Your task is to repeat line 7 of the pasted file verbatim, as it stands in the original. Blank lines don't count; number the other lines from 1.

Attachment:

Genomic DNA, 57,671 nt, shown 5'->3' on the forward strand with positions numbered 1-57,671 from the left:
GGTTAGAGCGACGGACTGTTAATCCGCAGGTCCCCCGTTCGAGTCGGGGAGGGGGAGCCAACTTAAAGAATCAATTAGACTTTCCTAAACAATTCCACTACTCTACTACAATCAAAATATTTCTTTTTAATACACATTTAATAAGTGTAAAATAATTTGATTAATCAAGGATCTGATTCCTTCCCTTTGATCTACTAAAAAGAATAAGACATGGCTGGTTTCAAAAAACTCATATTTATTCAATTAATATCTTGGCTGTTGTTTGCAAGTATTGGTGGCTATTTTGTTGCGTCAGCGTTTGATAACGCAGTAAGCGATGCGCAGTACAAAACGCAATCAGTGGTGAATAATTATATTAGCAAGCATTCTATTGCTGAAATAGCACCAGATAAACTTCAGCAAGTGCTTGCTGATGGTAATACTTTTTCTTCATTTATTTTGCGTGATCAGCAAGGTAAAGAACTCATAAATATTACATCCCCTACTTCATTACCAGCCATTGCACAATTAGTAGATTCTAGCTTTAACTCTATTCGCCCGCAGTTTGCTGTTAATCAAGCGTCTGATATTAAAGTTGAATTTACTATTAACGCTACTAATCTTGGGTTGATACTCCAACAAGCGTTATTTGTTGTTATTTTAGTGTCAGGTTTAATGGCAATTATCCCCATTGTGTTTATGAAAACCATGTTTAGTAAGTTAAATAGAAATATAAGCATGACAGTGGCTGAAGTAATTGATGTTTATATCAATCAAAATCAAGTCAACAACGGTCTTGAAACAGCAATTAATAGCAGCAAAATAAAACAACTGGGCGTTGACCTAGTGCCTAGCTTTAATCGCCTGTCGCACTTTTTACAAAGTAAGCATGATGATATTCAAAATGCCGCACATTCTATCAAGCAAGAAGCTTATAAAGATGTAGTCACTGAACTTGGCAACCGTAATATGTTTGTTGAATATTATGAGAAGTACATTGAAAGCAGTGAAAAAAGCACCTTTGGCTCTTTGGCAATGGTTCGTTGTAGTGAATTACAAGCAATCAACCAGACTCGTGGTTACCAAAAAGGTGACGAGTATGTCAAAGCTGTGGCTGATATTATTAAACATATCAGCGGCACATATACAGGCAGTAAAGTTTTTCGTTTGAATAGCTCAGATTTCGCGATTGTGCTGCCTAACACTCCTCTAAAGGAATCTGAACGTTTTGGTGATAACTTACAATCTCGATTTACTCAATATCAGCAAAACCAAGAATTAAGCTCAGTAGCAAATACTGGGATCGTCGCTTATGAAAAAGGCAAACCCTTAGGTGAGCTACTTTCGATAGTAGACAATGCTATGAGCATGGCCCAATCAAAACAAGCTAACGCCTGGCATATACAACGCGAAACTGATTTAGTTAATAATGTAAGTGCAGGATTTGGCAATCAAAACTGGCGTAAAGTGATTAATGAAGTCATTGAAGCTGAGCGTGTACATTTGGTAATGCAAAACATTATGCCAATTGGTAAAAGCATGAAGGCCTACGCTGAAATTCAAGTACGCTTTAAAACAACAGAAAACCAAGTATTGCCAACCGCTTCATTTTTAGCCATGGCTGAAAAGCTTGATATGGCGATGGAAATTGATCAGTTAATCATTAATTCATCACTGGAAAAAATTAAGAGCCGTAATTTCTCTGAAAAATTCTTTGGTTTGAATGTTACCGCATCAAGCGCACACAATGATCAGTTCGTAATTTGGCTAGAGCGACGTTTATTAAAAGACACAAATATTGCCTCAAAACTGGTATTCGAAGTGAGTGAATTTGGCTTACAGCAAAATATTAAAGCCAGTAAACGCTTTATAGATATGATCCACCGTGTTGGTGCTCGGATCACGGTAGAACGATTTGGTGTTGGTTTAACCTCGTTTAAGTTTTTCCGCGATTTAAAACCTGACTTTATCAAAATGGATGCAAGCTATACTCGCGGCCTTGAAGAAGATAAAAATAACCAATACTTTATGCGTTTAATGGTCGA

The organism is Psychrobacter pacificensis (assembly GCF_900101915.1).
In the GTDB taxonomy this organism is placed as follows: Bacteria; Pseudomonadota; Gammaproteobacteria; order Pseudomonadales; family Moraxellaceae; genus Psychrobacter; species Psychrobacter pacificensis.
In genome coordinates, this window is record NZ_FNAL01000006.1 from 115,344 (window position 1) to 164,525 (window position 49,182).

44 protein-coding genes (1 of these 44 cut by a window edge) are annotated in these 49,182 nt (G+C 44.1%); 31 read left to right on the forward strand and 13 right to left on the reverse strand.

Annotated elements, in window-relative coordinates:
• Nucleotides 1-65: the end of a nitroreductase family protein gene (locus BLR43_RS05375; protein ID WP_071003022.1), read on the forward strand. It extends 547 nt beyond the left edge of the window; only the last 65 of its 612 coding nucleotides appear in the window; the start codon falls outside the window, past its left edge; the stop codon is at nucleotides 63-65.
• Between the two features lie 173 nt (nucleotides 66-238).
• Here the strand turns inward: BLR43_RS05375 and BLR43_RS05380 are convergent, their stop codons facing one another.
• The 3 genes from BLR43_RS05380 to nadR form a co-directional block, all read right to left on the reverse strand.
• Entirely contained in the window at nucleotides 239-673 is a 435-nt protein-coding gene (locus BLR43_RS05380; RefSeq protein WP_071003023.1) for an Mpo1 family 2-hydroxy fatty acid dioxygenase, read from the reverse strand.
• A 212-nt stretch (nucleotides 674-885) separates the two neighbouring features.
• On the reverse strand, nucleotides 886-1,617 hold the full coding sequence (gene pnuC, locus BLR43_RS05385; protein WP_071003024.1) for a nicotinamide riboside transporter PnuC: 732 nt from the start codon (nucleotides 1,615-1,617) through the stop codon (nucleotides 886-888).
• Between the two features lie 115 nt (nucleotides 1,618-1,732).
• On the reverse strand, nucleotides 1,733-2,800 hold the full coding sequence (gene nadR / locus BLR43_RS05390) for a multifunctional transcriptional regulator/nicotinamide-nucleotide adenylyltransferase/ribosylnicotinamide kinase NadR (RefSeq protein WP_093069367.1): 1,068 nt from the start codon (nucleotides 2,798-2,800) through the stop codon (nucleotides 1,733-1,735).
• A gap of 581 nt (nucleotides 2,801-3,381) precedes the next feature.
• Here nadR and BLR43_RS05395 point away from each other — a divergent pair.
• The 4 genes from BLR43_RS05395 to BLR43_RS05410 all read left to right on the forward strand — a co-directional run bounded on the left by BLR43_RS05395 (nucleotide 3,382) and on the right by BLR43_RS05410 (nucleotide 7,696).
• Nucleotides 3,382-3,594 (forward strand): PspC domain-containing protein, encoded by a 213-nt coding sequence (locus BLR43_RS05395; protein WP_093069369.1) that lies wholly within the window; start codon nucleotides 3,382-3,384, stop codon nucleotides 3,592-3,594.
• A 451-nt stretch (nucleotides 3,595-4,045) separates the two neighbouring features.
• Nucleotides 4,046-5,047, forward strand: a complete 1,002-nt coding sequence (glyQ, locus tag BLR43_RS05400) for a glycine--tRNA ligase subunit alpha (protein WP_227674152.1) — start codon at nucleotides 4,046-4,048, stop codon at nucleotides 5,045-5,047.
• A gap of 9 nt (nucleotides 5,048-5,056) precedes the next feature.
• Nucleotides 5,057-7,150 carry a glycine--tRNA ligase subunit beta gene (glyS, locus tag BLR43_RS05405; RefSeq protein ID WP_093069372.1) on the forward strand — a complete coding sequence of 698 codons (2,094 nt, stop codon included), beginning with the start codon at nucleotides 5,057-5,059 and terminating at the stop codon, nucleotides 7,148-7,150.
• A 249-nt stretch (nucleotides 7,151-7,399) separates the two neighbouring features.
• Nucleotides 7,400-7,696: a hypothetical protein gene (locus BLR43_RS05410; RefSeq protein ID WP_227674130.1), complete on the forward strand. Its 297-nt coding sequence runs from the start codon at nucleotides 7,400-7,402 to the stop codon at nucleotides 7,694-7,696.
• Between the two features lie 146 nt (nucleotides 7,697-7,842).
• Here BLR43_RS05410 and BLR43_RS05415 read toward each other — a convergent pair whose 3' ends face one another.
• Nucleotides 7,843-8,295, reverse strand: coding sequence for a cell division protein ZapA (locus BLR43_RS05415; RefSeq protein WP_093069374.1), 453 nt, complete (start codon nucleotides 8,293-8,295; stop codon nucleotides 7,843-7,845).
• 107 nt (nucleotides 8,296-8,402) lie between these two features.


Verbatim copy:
Annotated elements, in window-relative coordinates: